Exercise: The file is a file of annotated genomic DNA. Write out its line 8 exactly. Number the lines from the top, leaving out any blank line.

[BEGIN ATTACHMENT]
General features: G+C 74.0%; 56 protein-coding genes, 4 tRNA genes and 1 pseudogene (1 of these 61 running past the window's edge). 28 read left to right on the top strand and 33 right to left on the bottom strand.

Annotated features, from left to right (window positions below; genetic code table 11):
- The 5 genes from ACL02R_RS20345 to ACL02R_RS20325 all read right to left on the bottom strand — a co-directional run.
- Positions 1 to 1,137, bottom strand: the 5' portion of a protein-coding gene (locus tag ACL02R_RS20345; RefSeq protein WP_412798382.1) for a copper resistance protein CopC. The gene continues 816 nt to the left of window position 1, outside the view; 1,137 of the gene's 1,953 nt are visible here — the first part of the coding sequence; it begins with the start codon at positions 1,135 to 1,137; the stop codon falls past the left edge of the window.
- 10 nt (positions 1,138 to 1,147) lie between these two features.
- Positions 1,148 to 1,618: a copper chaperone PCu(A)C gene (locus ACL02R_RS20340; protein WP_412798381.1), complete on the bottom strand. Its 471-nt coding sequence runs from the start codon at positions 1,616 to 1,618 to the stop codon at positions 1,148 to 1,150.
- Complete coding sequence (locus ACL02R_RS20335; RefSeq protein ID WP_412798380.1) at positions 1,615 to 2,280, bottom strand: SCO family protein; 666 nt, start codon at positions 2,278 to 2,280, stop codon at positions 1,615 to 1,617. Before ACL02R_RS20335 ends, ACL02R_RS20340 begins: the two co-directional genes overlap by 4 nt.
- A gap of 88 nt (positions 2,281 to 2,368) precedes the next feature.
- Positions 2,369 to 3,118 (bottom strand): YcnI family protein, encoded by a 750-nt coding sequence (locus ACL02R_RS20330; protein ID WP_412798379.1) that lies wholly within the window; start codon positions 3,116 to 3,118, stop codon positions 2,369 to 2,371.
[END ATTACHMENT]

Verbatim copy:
- A gap of 88 nt (positions 2,281 to 2,368) precedes the next feature.